Driftless Dan

Driftless Dan
WFF Supporter
I used to hike up to Pamelia Lake in the Oregon Cascades. It wasn't a long hike, and I'd usually camp there with a buddy.

At the time the lake had a limit of 45 Cutthroat, any size - I guess they were trying to bring the population down and the size up. I brought a bunch of rope and fashioned a raft from some of the nearby driftwood, and found a long limb to pole myself to the middle of the lake.

Once there, I would take a Hare's Ear and sink it to the bottom and wait. I could see the nymph easily resting on the sandy surface. I'd wait a couple minutes until a trout swam near, twitch the line, and a tiny plume of mud would rise. The trout would key on that and attack the nymph.

I could catch 20 6" fish in as many casts. I'd get about 10 each for me any my buddy, and would fry those up that evening over the open fire. Yummy!
 

Jiminsandiego

Active Member
On one vacation, I was fishing an Eastern Sierra stream with my old high school buddy and his son. I was first to the pool and claimed "dibs" of the hat that was floating there. After catching a couple of trout, I pulled a Stetson hat out of that hole. And it fit! A "Beaver Hunter" model in perfect condition! I recently gave this hat to my nephew
 
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RickG

Member
Fishing above Oxbow dam off a dock that is no longer there. Using worms. just dropping off the dock until the bait went out of our sight. Wasn't catching anything. My Aunt spoke up that she would clean all we caught. Suddenly it was like someone turned on a switch. The perch started feeding. We caught like 4 stringer full. We finally loaded up and went back to camp. (copperfield park) Ate some dinner then she sat down to start cleaning. Sometime around 9 o'clock or so my folks went over to help. It was after midnight before they came into the tent and crashed. My Aunt never made a comment like that again that I am aware of. I loved those summers over there. I wish that dock was back. We caught many many fish from there.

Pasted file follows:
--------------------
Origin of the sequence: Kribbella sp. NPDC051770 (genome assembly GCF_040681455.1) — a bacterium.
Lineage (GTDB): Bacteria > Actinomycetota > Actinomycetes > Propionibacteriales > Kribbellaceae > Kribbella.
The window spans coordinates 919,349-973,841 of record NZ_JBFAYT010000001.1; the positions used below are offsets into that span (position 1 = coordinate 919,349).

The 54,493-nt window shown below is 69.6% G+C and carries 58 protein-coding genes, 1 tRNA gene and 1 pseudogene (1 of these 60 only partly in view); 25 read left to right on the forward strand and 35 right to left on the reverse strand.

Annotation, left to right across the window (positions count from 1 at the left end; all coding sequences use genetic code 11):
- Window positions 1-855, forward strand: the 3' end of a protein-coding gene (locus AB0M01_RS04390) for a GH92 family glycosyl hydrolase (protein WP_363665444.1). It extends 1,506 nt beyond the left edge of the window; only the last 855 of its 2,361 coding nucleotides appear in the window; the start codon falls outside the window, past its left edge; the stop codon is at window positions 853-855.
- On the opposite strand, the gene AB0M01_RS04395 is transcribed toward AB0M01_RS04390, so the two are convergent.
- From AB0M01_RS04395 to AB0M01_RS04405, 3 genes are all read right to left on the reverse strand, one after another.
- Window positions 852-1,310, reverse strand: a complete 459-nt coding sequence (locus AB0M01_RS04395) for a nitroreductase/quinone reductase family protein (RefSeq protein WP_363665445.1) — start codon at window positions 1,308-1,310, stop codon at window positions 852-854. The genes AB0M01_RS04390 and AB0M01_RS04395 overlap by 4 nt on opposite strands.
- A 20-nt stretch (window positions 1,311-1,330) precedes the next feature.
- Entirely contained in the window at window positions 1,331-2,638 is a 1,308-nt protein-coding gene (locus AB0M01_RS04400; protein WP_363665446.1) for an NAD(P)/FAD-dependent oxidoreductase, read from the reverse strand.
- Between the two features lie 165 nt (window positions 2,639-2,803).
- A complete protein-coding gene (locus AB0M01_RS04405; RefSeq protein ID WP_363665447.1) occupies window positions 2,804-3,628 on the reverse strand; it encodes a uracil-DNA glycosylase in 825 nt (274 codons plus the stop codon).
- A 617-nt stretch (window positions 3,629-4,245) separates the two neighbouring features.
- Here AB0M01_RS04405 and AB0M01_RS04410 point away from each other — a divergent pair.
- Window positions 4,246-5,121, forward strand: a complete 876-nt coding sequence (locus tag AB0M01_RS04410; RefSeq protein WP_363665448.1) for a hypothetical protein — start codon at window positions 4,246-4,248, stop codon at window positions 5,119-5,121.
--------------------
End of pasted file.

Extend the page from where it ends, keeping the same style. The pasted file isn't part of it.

RickG

Member
Same dock. My Grandma was almost blind by this point but she still loved fishing. Setting on a lawn chair. She could not see the tip of the pole bounce. But she could feel it. She would give a big yank and the fish would come flying out of the water, over her head and off the back side of the dock. funny to watch. She got a charge out of it once she realized what she was doing. Then she proceeded to out fish all of us.
 

Jiminsandiego

Active Member
I know a man that was dealing with his fish while his "plumber's crack" was hanging off the gunwales. A sea lion decided to take a bite. Emergency room and puncture wounds. I found it difficult to dismiss the humor.
 

triploidjunkie

Active Member
In the late eighties, my older brother moved back from Nevada. This was great for me, because he had a car. We fished every single day one that summer break.
One of my favorites was the gas dock at Spring Canyon. We'd do ok for walleye and bass, but when the older kids made their way over to the cliffs and started jumping off, it would spook the fish over to us, and we'd always limit out. That was a good summer!